A four-day series of virtual discussions, including a cooking demo with Ashleigh Shanti, highlights the results of the Heirloom Collard Project’s 2020 crop trials.
The okra selected for the 2020 project, Aunt Hettie’s Red, boasts both regional roots and modern acclaim. Last September, the variety was crowned the best of 54 in “The Single Biggest Chef-Centered Okra Tasting Day Ever” contest staged by the Utopian Seed Project.
“One of the reasons I felt comfortable living [in Asheville was because] there are some amazing musicians here who I’ve become friends with,” says Mike Savino. “I’ve felt very welcomed in this community [and] I’ve been very inspired by a lot of musicians here.”
Chef Brian Canipelli is busy with a new Wall Street eatery and South Asheville restaurant. Also: Butcher’s Table Dinner returns; Black Bear BBQ hosts a family feast; and more in this week’s Small bites.
MG Road will close on Aug. 3. Owner Meherwan Irani plans to use the space as a downstairs lobby bar for his restaurant, Chai Pani. Also: Asheville Tea Co. and Franny’s Farm host a hemp tea party; Asheville Pizza & Brewing Co. teams up with Luella’s Bar-B-Que; and more in this week’s Small Bites.
When Melissa Clark, owner of Hemp Magik, opened the doors to her Woodfin storefront on the morning of Feb. 14, she was hit with quite a shock: A search warrant from the Woodfin Police Department was sitting on her counter. Listed in it were four felony charges. “I was shaking,” says Clark. “I’ve never been […]
From hemp to herd shares, 2018 was a year of growth and change for WNC farmers and gardeners.
Are CBD businesses — which are exploding across WNC and elsewhere — laying down the tracks, preparing for an expansion into legal marijuana? The answer depends on whom you ask. Many local CBD entrepreneurs say they’ll continue their focus on the health benefits of CBD, regardless of whether medical or recreational marijuana are legalized in the state.
With amounts ranging from $3,000 to $6,000, the grants may seem small but can have a huge impact on growing farming operations.
For the month of September, Acoustic Asheville is spotlighting artists on the bill for Asheville Barnaroo.
Last year, a handful of area farmers planted the first hemp crops to be grown legally in Western North Carolina in over 70 years. That first crop was plagued by delays introduced by regulators at the U.S. Drug Enforcement Administration, who held up shipments of seeds and seedlings, leading to a late start. Growers expect a smoother process for the 2018 growing season.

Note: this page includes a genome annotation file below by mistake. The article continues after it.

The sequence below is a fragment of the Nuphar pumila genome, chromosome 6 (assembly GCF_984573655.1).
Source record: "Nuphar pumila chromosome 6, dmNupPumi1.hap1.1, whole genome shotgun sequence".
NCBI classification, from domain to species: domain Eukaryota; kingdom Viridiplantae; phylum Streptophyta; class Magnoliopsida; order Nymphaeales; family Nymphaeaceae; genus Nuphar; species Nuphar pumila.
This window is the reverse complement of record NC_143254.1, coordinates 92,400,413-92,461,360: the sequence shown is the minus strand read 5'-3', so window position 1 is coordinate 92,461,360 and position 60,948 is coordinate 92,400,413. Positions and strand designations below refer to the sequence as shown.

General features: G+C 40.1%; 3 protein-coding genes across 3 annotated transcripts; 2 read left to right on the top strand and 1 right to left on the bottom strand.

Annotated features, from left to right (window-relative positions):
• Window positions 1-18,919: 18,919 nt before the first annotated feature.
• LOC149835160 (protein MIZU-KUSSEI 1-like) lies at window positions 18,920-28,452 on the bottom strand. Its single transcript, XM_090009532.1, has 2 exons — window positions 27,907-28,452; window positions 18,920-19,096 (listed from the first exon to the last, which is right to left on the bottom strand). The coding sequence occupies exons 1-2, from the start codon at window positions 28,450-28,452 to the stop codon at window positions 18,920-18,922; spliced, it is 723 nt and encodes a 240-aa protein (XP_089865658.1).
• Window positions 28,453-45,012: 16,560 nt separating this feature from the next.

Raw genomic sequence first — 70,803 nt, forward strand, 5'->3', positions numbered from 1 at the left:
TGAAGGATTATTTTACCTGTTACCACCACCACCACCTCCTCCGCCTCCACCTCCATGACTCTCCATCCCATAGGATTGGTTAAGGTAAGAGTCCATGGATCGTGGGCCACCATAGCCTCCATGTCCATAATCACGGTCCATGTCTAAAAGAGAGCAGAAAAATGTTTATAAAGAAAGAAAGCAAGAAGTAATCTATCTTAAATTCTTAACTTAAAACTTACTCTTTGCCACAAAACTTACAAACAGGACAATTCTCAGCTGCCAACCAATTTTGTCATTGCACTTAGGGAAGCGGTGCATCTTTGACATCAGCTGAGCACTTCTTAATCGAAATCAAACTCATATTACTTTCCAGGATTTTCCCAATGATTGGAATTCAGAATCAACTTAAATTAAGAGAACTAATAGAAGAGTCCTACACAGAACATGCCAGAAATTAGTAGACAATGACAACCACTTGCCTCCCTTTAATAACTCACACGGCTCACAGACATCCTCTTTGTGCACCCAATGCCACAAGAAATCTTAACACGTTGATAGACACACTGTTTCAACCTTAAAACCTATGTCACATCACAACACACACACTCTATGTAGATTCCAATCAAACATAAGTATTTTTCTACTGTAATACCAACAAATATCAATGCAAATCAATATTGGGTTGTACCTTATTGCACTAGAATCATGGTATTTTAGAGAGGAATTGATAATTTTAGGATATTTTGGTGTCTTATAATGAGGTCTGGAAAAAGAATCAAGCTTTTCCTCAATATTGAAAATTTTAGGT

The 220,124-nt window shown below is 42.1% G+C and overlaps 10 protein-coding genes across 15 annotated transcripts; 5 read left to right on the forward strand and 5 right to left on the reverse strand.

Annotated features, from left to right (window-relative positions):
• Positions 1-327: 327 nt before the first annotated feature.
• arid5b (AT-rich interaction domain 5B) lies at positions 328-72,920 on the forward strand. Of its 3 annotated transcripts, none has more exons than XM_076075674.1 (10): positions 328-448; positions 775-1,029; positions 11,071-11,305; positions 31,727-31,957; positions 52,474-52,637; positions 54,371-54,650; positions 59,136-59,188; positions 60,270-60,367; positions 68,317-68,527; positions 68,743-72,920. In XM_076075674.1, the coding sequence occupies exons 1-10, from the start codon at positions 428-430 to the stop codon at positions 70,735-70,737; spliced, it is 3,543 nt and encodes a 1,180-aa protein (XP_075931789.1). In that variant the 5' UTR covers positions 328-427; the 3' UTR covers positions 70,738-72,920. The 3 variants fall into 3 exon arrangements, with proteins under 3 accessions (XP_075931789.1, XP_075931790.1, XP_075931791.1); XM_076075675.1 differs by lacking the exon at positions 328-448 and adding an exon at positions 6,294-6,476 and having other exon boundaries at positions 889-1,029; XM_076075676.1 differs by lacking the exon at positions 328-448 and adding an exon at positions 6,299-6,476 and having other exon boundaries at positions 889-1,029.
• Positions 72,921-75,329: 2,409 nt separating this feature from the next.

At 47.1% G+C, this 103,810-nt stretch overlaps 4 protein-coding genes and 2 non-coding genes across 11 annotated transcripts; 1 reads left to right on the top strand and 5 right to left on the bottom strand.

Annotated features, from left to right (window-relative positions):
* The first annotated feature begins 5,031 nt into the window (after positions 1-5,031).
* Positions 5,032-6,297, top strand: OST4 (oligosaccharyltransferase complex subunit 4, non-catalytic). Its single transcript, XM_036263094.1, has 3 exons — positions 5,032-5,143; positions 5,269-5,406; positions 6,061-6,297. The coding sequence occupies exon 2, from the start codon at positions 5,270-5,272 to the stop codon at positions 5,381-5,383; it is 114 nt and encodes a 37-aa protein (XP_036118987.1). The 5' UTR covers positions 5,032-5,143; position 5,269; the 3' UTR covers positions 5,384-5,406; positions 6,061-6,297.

Phan has a performance planned at Franny’s Farm in Leicester for Pickin’ for Progress on Saturday, March 31.
Andrew Scotchie is a steady force in the local music scene. Frontman of Andrew Scotchie & The River Rats, Scotchie is one of the most active touring musicians in town and the founder and coordinator of Asheville Barnaroo Music Festival, a three-day event held at Franny’s Farm in Leicester. “First and foremost, it’s a big […]
Roasted turkey and pumpkin pie still seem a long way down the road, but preorders are already going fast for locally raised holiday food items.
As the cost of growing food in Western North Carolina rises, local farmers are feeling the squeeze. Increasingly, many are turning to agritourism to help their enterprises stay afloat.
“The overall mission is to make what can seem like a chore — working in the garden, cooking dinner — into something that is really fun,” says Evergreen Summer Adventures camp coordinator Marin Leroy.
A group of local farmers, gardeners, educators and food enthusiasts recently joined forces to participate in Slow Food Asheville’s first Heritage Food Project, honoring and promoting the Nancy Hall sweet potato.